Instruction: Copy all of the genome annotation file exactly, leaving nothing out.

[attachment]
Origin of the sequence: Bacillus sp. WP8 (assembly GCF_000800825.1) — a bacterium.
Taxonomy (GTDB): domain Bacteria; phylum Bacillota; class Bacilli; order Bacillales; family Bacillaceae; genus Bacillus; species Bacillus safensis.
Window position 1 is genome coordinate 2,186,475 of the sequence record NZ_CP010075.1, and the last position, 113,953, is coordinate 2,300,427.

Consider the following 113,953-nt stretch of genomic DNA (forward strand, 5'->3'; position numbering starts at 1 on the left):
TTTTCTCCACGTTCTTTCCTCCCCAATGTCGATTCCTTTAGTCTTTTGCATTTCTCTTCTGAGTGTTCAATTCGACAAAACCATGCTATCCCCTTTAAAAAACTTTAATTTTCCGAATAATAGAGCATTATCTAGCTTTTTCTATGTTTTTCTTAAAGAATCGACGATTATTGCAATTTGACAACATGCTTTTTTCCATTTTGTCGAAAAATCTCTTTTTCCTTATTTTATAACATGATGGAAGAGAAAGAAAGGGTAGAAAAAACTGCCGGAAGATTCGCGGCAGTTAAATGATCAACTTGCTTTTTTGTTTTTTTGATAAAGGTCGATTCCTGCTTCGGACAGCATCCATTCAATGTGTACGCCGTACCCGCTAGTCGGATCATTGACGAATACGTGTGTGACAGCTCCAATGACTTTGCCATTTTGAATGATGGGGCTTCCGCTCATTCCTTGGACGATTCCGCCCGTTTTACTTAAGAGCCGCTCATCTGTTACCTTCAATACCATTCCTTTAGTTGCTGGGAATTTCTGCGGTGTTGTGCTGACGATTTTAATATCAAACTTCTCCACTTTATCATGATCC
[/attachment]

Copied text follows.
Origin of the sequence: Bacillus sp. WP8 (assembly GCF_000800825.1) — a bacterium.
Taxonomy (GTDB): domain Bacteria; phylum Bacillota; class Bacilli; order Bacillales; family Bacillaceae; genus Bacillus; species Bacillus safensis.
Window position 1 is genome coordinate 2,186,475 of the sequence record NZ_CP010075.1, and the last position, 113,953, is coordinate 2,300,427.

Consider the following 113,953-nt stretch of genomic DNA (forward strand, 5'->3'; position numbering starts at 1 on the left):
TTTTCTCCACGTTCTTTCCTCCCCAATGTCGATTCCTTTAGTCTTTTGCATTTCTCTTCTGAGTGTTCAATTCGACAAAACCATGCTATCCCCTTTAAAAAACTTTAATTTTCCGAATAATAGAGCATTATCTAGCTTTTTCTATGTTTTTCTTAAAGAATCGACGATTATTGCAATTTGACAACATGCTTTTTTCCATTTTGTCGAAAAATCTCTTTTTCCTTATTTTATAACATGATGGAAGAGAAAGAAAGGGTAGAAAAAACTGCCGGAAGATTCGCGGCAGTTAAATGATCAACTTGCTTTTTTGTTTTTTTGATAAAGGTCGATTCCTGCTTCGGACAGCATCCATTCAATGTGTACGCCGTACCCGCTAGTCGGATCATTGACGAATACGTGTGTGACAGCTCCAATGACTTTGCCATTTTGAATGATGGGGCTTCCGCTCATTCCTTGGACGATTCCGCCCGTTTTACTTAAGAGCCGCTCATCTGTTACCTTCAATACCATTCCTTTAGTTGCTGGGAATTTCTGCGGTGTTGTGCTGACGATTTTAATATCAAACTTCTCCACTTTATCATGATCC